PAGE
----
Historically Gibraltar maintained UTC+1 all year until the opening of the land frontier with Spain in 1982 when it followed its neighbour and introduced CEST.

Areas located within UTC+1 longitudes using other time zones[edit | edit source]

Areas between 7°30′ E and 22°30′ E ("physical" UTC+1), all using UTC+2[edit | edit source]

Areas located outside UTC+1 longitudes using UTC+1 time[edit | edit source]

Areas between 22°30′ W and 7°30′ W ("physical" UTC-1)[edit | edit source]

  • The westernmost part of mainland Spain (Galicia, e.g. the city of A Coruña); Cape Finisterre and nearby points in Galicia, at 9°18′ W, are the westernmost places where CET is applied.
  • The Norwegian island of Jan Mayen lies entirely within this area and extends nearly as far west as Cape Finisterre, with its western tip at 9°5′ W and its eastern tip at 7°56′ W.

Areas between 7°30′ W and 7°30′ E ("physical" UTC)[edit | edit source]

Areas between 22°30′ E and 37°30' ("physical" UTC+2)[edit | edit source]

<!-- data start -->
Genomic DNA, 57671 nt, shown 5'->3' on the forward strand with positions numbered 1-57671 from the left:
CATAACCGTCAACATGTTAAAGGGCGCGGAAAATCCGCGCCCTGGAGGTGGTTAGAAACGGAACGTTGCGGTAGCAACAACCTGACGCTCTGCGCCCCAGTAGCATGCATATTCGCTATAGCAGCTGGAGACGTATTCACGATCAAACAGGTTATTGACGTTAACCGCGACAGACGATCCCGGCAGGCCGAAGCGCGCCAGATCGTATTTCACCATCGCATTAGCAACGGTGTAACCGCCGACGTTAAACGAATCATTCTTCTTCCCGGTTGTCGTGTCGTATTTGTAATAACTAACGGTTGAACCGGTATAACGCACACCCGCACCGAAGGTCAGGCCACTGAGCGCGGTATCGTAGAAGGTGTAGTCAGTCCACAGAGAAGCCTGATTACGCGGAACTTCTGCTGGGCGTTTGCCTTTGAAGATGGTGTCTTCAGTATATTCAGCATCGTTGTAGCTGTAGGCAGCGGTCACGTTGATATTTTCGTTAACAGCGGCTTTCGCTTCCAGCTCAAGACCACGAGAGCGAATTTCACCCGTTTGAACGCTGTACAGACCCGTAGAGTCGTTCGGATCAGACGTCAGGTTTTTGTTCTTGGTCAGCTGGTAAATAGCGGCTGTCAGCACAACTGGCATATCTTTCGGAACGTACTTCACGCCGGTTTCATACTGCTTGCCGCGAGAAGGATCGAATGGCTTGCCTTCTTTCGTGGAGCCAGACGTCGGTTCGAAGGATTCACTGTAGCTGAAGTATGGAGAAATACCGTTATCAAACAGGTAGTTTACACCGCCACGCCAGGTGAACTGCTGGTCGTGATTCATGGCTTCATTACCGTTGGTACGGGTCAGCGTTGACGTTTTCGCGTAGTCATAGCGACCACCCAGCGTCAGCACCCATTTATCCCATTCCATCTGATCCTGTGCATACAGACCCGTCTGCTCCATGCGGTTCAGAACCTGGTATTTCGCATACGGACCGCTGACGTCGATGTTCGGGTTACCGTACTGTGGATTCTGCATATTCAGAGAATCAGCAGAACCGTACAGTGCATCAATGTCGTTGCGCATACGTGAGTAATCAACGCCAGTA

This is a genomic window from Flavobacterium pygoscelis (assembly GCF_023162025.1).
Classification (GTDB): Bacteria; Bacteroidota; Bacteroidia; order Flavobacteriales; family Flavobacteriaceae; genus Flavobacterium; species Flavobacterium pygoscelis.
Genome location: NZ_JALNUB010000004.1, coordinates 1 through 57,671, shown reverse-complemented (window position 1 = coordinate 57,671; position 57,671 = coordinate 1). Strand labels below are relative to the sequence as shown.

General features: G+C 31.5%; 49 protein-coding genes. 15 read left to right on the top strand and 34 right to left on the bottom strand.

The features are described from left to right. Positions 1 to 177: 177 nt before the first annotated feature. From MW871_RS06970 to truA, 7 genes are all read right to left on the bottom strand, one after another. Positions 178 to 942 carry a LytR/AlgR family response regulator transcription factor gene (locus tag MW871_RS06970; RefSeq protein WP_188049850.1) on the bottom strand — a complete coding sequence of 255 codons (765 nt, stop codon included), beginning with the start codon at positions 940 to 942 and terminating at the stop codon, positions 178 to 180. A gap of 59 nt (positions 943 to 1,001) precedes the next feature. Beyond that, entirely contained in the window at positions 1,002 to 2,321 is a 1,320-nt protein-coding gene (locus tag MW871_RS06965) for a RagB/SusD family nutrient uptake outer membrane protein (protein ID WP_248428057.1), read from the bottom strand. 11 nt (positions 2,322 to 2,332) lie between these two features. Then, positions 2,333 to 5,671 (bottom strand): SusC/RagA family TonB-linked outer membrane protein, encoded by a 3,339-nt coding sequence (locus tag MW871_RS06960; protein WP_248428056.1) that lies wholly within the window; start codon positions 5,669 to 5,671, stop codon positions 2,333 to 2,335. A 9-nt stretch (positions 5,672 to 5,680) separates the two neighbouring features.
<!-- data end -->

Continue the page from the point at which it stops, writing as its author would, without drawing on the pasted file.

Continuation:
• More so, there exists a "tri-zone" point (where UTC+1, UTC+2, and UTC+4 meet) at the Norway-Finland-Russia tripoint near Nautsi. This is the only "tri-zone" point within Europe. It is interesting to perform the following mental experiment when looking at this map: Go to the westernmost point of the red area (the Jäniskoski-Niskakoski area); this belongs to Russian jurisdiction, hence the time there is UTC+4 (formerly UTC+3). Then, take a northeastern (NE) direction (that is an eastwards direction); you will soon be crossing into Finnish territory, thus moving to the UTC+2 time zone. Continuing in that direction, you will eventually reach the Finland-Norway border and enter Norway, thus passing into the UTC+1 time zone. So, moving in a (north–)easterly direction, you will be moving from UTC+4 to UTC+2 to UTC+1.

See also[edit | edit source]

References[edit | edit source]

External links[edit | edit source]